If you’ve mastered the front and side plank basics that I’ve discussed on here previously, now you’re ready for some challenging progressions that I feel really carry over to athletics and can get you closer to your training goals.
Each of the following plank progressions add hip motion to the equation so you will be supported on one limb for a period of time. It’s the support leg that is most important for stability and will be working the hardest. With all of these exercises, you must maintain a stable core. So in other words, when you lift a leg your trunk should remain motionless. If you have to lift your butt up or it sags down then either it is too much for you or you are getting fatigued and need a break. Perfect reps, nothing less.
The other great thing about these exercises is that they give you a chance to look at symmetry. By this I mean how does your right leg compare to your left leg when doing a front plank, or how about right and left sides when performing a side plank? It should be just as easy or difficult on both sides. Right-Left asymmetries are a huge predictor of injury so work to limit these. Typically I will have patients or athletes perform an extra set on the weaker side to bring that side up to par.
Alright, done with the lecture. Check out the plank progressions below.
Prone Plank with Hip Extension -alternate lifting legs about 4-6 inches off the floor. Nothing moves but the hips. Shoot for 10 solid reps each leg without losing form. And if you’ve been paying attention in previous posts, hold the leg up long enough to cycle a breath, then set it back down. That will be the true test of your inner and outer core working together.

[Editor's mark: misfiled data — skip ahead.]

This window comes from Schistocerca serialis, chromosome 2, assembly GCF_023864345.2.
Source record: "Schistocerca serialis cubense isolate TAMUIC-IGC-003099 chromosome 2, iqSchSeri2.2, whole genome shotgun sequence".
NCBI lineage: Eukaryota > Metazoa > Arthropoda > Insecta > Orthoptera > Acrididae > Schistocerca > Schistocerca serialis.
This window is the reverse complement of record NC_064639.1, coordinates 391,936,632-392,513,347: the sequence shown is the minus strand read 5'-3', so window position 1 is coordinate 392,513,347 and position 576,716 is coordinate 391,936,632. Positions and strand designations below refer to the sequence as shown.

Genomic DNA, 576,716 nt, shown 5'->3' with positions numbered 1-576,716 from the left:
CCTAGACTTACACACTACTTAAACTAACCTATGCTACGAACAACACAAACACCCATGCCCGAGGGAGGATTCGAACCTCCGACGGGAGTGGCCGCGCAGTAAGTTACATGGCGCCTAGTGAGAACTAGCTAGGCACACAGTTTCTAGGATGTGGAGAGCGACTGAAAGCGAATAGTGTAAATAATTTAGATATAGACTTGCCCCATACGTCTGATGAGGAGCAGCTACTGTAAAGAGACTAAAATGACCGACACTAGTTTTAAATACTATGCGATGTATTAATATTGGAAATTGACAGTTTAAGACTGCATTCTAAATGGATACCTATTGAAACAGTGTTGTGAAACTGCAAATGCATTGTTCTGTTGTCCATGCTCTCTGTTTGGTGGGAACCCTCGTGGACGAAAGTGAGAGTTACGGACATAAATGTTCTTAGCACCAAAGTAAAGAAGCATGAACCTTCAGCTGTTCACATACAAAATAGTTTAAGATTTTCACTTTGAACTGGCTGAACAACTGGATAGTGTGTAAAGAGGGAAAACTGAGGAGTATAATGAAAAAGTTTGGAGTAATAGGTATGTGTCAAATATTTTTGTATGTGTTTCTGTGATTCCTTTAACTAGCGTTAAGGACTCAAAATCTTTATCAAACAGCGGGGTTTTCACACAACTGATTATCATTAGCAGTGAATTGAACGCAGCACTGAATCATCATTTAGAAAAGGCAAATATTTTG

Side Plank with Hip Abduction – I really like the side planks as they test your entire lateral kinetic chain for stability. Post up through the forearm by pressing it ‘through the floor’. Now lift the top leg keeping the hips high. Shoot for 10 quality reps with proper diaphragmatic (belly) breathing throughout. When you can achieve that, now hold the leg at the top and cycle a breath before bringing it back down.
Side Plank with Hip Adduction –this is another great variation that I think gets overlooked. The bottom leg will be off the ground in this case so the adductors (inner thigh muscles) of the top leg will be carrying more of the load. Breathing is crucial again so get it right. Start with 10 second intervals if necessary shooting for 30 second holds ultimately. If you’ve achieved that, then progress the exercise by moving that bottom leg back and forth. It should look like a running stride – flex the hip up and then extend it back. Adding the front to back movement will make your core have to work that much harder to remain stable. I’ll shoot for 10 reps here again as well.
Three great ways to challenge yourself! Remember to play close attention to those side-to-side differences. Cleaning those up will bring the greatest benefits.
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